Monday, January 3, 2011

Google Apps Challage Microsoft

Cloud Computing, A Practical ApproachWith a $20 billion business selling desktop versions of its Office software, Microsoft Corp has a “cash cow” revenue stream that has allowed it to foray into different markets to expand its base.
Now it finds that base threatened with Web-based versions of office productivity products, notably from Google and from smaller, entrepreneurial companies like Zoho. 
 For businesses considering a move to cloud-based office productivity software, the primary driver appears to be cost, since no one relishes retraining an entire workforce in document word processing, mail, spreadsheet creation, presentation design, or even elementary Web page generation.
Microsoft sells Office Professional to businesses for $350 to $500. An academic version of the product retails for about $100. Meanwhile, Google is rolling out Google Apps at $50/head for business users, with many more Google account holders using the office applications for free; and Zoho is largely distributing free, cloud-based office productivity software, with only a small percentage of its business users paying a fee.
Is the strategy working as a revenue cultivator? At the end of the first quarter 2010, Google announced that 25 million people had “switched to Google Apps,” a 67 percent growth in eight months. Google also acknowledged that paying business users of Google Apps are a small minority (in the “hundreds of thousands”). This means the balance of Google Apps users are individuals with Google accounts who signed up to try the office tools -- many of them casually signing up to “take a look” in the same way that they opted in for gmail.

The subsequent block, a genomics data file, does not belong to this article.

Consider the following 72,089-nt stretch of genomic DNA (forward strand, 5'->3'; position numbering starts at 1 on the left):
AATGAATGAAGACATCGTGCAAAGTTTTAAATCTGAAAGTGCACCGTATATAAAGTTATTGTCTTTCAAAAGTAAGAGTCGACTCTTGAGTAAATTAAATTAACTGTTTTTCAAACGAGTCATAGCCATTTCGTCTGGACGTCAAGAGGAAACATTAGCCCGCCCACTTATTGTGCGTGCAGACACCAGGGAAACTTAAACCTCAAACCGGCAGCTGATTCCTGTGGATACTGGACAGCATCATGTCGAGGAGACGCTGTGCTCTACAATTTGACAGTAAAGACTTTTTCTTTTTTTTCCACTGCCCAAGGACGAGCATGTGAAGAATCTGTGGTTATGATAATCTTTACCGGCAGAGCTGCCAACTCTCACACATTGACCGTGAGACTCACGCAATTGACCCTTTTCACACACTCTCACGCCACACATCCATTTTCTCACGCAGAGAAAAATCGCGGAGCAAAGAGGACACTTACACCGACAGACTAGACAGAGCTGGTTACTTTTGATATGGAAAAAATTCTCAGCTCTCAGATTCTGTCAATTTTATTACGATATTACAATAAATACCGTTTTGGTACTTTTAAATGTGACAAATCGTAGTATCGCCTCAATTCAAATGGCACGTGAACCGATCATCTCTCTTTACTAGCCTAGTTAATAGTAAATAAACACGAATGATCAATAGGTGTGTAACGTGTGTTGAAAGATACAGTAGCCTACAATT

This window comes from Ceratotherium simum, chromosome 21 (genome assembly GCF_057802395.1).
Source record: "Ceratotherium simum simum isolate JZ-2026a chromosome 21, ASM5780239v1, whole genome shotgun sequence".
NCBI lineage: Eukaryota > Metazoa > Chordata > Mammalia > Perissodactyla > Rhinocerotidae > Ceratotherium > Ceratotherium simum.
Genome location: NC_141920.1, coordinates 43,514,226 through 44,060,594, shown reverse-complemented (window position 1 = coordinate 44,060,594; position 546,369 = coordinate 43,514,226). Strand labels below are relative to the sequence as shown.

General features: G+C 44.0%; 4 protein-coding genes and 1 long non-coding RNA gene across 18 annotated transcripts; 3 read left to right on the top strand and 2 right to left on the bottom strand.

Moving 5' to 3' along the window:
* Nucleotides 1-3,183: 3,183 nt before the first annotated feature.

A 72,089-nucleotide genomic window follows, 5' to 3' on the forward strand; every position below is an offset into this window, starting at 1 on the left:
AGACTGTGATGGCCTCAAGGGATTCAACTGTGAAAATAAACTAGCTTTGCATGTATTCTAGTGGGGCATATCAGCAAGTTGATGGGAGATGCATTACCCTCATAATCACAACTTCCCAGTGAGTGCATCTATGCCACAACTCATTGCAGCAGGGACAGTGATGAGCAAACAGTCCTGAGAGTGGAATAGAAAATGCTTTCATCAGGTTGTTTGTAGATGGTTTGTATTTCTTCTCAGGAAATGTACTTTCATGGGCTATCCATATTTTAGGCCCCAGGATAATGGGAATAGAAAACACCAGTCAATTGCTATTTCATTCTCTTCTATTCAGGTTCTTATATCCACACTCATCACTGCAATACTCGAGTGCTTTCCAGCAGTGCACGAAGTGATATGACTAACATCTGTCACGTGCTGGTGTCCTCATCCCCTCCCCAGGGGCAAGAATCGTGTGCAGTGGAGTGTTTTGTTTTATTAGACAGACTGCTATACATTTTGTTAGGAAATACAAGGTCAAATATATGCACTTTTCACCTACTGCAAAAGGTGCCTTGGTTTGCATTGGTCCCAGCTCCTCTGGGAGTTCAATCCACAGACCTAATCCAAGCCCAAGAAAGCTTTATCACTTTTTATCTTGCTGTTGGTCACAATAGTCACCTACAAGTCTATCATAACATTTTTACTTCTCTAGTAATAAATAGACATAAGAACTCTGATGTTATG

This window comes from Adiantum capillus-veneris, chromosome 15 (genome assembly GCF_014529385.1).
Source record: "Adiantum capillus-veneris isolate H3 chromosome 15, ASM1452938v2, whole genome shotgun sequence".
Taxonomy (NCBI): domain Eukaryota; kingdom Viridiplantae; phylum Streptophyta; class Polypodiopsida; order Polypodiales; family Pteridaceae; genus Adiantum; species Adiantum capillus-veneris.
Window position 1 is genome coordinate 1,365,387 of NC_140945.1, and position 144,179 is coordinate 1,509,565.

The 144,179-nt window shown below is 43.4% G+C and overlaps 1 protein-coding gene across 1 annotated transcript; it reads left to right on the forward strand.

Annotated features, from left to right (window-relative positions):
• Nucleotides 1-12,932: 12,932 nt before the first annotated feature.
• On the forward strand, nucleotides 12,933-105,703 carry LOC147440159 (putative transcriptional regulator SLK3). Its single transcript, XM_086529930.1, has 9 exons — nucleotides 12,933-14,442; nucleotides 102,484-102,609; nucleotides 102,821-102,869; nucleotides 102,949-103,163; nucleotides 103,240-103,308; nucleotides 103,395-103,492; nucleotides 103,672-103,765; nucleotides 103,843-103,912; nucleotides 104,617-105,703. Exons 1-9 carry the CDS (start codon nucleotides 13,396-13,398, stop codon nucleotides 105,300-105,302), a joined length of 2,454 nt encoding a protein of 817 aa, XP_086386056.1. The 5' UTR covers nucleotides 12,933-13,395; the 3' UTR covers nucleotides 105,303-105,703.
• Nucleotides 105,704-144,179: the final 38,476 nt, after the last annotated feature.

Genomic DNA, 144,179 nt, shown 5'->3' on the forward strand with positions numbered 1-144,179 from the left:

Nevertheless, the arrival of Google Apps has been enough to prompt Microsoft to offer a free online set of Office Web Apps, which includes Word, Excel, and PowerPoint.
So what does this do for corporate IT? Potentially, more competition will continue to drive down prices for office software, which, although not formally categorized by all companies as “mission-critical,” certainly is crucial in a de facto sense. Organizations without word processing, spreadsheets, and internal email exchanges don’t run well for long.
The rest of the value proposition of Web-based office software goes directly back to cloud computing -- and what enterprises like and dislike about it. When asked about the challenges in getting consumers to try cloud-based software, Zoho founder and CEO Sridhar Vembu answered:
The first and foremost is trust: Can I trust my documents with an online provider? Will they be safe? Will they be secure? What if the service goes down? These concerns are fairly typical of a market in its early stages, and it is our job as a cloud vendor to earn the trust of consumers through actual daily execution, not just talk.
In the IT worlds of mid- to large-sized enterprises, these concerns are multiplied exponentially, since security, data protection, disaster recovery and failover, vendor risk management, enterprise control, and sacrifices in software functionality are worries -- not to mention the

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